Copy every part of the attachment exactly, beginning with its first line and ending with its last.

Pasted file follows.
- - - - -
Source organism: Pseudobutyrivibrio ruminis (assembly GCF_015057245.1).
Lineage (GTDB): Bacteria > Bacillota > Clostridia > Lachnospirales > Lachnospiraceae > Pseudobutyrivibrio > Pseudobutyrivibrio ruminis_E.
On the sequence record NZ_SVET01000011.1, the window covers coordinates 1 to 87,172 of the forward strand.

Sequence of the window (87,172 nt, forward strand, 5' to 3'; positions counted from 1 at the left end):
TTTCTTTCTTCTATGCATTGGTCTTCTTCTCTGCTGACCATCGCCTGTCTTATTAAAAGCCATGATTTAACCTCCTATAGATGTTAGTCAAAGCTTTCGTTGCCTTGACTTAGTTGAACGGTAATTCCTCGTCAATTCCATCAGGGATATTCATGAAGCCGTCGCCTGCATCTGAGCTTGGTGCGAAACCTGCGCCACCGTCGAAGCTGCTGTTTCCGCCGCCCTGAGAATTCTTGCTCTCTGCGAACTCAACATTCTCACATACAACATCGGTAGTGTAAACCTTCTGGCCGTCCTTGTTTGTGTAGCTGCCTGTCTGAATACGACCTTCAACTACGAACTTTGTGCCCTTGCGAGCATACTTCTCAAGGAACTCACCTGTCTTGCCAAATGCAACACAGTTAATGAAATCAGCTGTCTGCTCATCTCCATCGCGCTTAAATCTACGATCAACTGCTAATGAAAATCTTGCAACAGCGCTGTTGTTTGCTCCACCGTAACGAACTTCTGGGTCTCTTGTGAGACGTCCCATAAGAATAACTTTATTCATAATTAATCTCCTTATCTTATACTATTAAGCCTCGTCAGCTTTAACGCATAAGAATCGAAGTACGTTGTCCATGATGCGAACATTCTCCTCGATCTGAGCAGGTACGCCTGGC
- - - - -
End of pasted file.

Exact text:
Source organism: Pseudobutyrivibrio ruminis (assembly GCF_015057245.1).
Lineage (GTDB): Bacteria > Bacillota > Clostridia > Lachnospirales > Lachnospiraceae > Pseudobutyrivibrio > Pseudobutyrivibrio ruminis_E.
On the sequence record NZ_SVET01000011.1, the window covers coordinates 1 to 87,172 of the forward strand.

Sequence of the window (87,172 nt, forward strand, 5' to 3'; positions counted from 1 at the left end):
TTTCTTTCTTCTATGCATTGGTCTTCTTCTCTGCTGACCATCGCCTGTCTTATTAAAAGCCATGATTTAACCTCCTATAGATGTTAGTCAAAGCTTTCGTTGCCTTGACTTAGTTGAACGGTAATTCCTCGTCAATTCCATCAGGGATATTCATGAAGCCGTCGCCTGCATCTGAGCTTGGTGCGAAACCTGCGCCACCGTCGAAGCTGCTGTTTCCGCCGCCCTGAGAATTCTTGCTCTCTGCGAACTCAACATTCTCACATACAACATCGGTAGTGTAAACCTTCTGGCCGTCCTTGTTTGTGTAGCTGCCTGTCTGAATACGACCTTCAACTACGAACTTTGTGCCCTTGCGAGCATACTTCTCAAGGAACTCACCTGTCTTGCCAAATGCAACACAGTTAATGAAATCAGCTGTCTGCTCATCTCCATCGCGCTTAAATCTACGATCAACTGCTAATGAAAATCTTGCAACAGCGCTGTTGTTTGCTCCACCGTAACGAACTTCTGGGTCTCTTGTGAGACGTCCCATAAGAATAACTTTATTCATAATTAATCTCCTTATCTTATACTATTAAGCCTCGTCAGCTTTAACGCATAAGAATCGAAGTACGTTGTCCATGATGCGAACATTCTCCTCGATCTGAGCAGGTACGCCTGGC